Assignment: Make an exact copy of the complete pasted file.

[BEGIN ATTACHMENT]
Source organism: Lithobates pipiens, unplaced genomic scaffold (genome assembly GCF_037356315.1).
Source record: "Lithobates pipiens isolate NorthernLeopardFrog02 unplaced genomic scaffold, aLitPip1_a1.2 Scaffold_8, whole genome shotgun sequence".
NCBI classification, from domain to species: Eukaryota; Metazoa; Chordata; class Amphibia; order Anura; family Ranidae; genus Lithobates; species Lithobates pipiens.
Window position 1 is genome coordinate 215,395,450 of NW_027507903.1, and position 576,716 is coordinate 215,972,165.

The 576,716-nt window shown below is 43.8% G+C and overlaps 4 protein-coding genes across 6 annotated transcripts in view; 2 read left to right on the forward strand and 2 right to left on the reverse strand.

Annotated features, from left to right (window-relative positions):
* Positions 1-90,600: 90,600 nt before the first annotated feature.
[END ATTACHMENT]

Source organism: Lithobates pipiens, unplaced genomic scaffold (genome assembly GCF_037356315.1).
Source record: "Lithobates pipiens isolate NorthernLeopardFrog02 unplaced genomic scaffold, aLitPip1_a1.2 Scaffold_8, whole genome shotgun sequence".
NCBI classification, from domain to species: Eukaryota; Metazoa; Chordata; class Amphibia; order Anura; family Ranidae; genus Lithobates; species Lithobates pipiens.
Window position 1 is genome coordinate 215,395,450 of NW_027507903.1, and position 576,716 is coordinate 215,972,165.

The 576,716-nt window shown below is 43.8% G+C and overlaps 4 protein-coding genes across 6 annotated transcripts in view; 2 read left to right on the forward strand and 2 right to left on the reverse strand.

Annotated features, from left to right (window-relative positions):
* Positions 1-90,600: 90,600 nt before the first annotated feature.